MENU

Why ARM Holdings plc Is A Bad Share For Novice Investors

Yesterday I took a look at a share that I think is just the kind of thing for novice investors, though it may not be an obvious choice at first sight.

Today I’m examining one that is more likely to have caught the eye of beginners, but which I think they should steer clear of.

I’m talking of top chip designer ARM Holdings (LSE: ARM) (NASDAQ: ARMH.US), whose share price has multiplied eight-fold over the past five years. Now why wouldn’t you want a piece of that?

What it does

ARM is in a relatively simple business — conceptually anyway, even if it’s technically fiendishly difficult. It designs chips for mobile computing devices, with its designs powering iPhones, iPads and the like. And it’s clever enough not to even have to make them itself, but licenses its designs for others to fabricate.

It’s also a very well-managed company, which is another thing that I think novices should be looking for.

So why not?

But much as many newcomers are attracted to the idea of high-flying growth shares, the reality is that they are very risky. Remember the eight-bagger? Well, if you’d bought ARM shares back at their peak in early 2000, your investment would have crashed to almost nothing and it would have taken you more than 12 years just to break even.And even looking back over just this summer, if you’d bought at May’s peak you’d have been 30% down just a month later. Discouraged? I bet you would have been.

Impossible to value

It’s pretty much impossible to objectively value a share like ARM. The shares currently command a price of nearly 50 times forecast earnings, and earlier in the year that figure was even higher. The average FTSE 100 share is valued at just 14 times earnings, so ARM’s profits would need to more than triple to justify that.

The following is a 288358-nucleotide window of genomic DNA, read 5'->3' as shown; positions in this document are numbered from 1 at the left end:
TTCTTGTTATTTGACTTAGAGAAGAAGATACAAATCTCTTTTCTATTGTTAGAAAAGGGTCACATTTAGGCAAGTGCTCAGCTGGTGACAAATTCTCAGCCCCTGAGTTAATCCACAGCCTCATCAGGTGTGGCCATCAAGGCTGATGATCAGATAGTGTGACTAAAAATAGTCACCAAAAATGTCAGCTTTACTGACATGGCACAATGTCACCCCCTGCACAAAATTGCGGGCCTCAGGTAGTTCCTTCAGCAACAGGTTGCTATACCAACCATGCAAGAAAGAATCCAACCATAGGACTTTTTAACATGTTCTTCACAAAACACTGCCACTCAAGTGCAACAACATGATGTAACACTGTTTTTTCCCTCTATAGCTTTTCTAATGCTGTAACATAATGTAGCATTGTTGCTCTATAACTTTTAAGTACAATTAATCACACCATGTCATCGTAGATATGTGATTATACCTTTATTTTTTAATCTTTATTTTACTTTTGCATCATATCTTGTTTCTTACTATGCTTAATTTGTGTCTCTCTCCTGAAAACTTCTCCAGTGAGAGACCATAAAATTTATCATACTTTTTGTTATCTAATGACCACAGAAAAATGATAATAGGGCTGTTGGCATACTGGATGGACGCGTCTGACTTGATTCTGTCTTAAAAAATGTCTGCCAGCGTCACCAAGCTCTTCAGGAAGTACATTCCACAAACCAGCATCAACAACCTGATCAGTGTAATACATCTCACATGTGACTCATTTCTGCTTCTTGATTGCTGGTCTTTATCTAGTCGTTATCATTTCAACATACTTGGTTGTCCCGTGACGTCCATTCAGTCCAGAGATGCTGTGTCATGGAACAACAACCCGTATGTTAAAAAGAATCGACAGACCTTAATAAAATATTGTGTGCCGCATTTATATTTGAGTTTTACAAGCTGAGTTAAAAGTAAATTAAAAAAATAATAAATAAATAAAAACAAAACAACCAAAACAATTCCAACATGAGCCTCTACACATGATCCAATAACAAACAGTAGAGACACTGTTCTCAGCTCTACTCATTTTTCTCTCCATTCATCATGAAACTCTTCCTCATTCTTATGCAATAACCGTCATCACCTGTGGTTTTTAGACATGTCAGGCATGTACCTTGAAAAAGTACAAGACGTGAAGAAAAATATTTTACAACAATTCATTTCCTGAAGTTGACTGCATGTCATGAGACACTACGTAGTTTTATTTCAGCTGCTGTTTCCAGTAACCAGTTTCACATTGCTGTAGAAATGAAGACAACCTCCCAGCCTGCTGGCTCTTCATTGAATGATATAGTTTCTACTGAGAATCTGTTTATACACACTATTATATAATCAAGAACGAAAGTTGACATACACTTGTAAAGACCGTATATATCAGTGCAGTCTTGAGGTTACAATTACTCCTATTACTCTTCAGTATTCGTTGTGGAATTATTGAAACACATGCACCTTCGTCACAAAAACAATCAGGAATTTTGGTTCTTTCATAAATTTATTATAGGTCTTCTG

Now, that might happen, and today’s valuation might be fine — I really don’t know. But there’s a lot of cash riding on the expectation, and as soon as a set of results comes in that doesn’t quite reach the heights people want, the chances are the price will slump. It’s happened to every growth share I’ve ever watched, including some I’ve bought, and I expect it to happen to ARM, too.

Transition

ARM’s markets will one day mature, its profit growth will slow, and it’ll start paying more out as dividends — the yield currently stands at just 0.6%. But that transition is likely to be painful, as the wheels come off the never-ending-growth story.

You might do well with a share like ARM — in fact, some have done very well. But I reckon the uncertainty and the risk should put this kind of investment off the novice’s radar.

Finally, if you want an idea for a share that I think really is worth considering for novices, check out the Motley Fool’s Top Income Share report. I won’t tell you what it is, but I’ll give you a clue. It’s not remotely involved in high-growth technology, and it pays dividends — there’s an expected yield of better than 5.5%!

If you want to know more, click here to get your free copy today.

> Alan does not own any shares mentioned in this article.